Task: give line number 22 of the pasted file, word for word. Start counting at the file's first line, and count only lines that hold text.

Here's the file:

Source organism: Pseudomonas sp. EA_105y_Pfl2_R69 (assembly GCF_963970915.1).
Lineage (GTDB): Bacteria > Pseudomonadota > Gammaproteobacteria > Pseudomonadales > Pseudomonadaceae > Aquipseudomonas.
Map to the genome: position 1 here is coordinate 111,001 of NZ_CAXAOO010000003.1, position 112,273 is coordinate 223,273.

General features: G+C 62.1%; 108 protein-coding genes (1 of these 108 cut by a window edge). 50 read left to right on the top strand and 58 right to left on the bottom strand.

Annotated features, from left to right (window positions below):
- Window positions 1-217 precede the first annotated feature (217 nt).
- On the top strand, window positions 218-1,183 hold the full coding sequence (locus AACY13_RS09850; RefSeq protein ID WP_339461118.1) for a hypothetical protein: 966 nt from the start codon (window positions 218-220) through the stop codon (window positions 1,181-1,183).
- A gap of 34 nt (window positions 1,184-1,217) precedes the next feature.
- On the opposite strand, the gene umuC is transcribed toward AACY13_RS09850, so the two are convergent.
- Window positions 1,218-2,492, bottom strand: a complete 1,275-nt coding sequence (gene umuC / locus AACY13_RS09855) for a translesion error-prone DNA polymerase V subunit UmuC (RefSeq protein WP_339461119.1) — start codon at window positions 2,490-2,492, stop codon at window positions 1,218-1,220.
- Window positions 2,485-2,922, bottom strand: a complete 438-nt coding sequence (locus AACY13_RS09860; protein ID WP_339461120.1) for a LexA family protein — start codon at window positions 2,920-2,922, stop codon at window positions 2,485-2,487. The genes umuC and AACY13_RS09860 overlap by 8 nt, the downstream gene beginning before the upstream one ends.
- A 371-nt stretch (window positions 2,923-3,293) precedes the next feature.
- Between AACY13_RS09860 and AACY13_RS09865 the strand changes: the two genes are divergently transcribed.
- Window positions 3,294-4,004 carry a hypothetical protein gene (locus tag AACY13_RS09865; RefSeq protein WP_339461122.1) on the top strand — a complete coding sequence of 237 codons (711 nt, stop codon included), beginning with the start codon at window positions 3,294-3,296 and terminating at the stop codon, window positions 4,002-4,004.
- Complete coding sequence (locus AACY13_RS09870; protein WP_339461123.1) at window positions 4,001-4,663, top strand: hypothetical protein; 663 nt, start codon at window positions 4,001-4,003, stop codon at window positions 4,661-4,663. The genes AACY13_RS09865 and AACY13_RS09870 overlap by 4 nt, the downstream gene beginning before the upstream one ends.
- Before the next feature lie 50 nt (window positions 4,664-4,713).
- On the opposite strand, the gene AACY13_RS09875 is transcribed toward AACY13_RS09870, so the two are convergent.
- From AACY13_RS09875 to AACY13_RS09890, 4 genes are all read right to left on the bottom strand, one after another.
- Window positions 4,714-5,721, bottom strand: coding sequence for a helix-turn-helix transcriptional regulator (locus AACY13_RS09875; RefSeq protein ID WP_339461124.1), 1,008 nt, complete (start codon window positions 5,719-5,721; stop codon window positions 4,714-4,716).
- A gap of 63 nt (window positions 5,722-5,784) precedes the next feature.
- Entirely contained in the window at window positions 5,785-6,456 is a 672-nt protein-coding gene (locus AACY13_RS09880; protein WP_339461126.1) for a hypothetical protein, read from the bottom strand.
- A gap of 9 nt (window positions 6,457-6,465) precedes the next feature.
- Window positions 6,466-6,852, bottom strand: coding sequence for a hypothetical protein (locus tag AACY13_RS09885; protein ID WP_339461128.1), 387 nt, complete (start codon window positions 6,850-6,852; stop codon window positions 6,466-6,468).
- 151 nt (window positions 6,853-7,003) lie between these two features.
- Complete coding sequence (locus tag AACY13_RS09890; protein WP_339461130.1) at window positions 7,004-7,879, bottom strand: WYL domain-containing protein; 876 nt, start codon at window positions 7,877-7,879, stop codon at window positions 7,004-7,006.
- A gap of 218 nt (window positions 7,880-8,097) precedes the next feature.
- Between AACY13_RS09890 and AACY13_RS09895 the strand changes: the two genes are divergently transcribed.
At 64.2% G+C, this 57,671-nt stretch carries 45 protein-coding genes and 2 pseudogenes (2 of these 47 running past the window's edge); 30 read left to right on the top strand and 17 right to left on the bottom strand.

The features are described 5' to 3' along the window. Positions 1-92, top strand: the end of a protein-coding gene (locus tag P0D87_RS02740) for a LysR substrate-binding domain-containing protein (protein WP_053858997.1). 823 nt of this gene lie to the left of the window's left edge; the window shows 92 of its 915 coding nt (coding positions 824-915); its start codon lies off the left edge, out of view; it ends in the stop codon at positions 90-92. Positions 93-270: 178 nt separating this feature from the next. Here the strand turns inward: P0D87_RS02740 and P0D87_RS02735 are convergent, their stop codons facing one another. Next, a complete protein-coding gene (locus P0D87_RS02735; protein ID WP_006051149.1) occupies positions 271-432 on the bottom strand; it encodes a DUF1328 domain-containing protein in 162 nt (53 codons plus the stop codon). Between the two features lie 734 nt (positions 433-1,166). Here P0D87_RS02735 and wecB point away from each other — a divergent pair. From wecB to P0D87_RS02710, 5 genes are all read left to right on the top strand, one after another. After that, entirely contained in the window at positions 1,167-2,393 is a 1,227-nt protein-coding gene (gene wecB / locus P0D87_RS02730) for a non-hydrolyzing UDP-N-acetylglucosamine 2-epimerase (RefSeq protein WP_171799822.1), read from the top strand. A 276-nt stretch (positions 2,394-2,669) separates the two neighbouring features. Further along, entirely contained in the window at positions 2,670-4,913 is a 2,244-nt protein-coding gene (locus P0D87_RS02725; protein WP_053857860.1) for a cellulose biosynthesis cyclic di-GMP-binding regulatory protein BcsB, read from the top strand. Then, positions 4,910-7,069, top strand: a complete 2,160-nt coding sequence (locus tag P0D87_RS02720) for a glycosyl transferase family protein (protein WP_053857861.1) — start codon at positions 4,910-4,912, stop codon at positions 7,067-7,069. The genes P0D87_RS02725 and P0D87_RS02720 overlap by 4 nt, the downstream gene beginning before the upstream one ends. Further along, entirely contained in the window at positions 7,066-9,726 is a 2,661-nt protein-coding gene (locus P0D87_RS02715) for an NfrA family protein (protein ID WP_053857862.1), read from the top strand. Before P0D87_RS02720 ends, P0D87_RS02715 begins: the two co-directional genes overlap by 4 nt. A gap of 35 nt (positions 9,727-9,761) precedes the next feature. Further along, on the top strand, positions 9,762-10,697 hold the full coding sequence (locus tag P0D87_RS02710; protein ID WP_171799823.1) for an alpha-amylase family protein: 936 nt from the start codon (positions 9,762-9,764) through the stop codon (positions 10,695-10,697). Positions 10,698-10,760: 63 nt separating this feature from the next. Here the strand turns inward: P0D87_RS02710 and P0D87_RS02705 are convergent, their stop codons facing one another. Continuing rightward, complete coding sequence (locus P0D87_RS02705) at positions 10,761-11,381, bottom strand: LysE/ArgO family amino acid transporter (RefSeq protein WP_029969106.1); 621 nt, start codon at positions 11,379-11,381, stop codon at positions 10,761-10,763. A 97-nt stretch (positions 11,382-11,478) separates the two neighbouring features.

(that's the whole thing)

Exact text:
- A gap of 9 nt (window positions 6,457-6,465) precedes the next feature.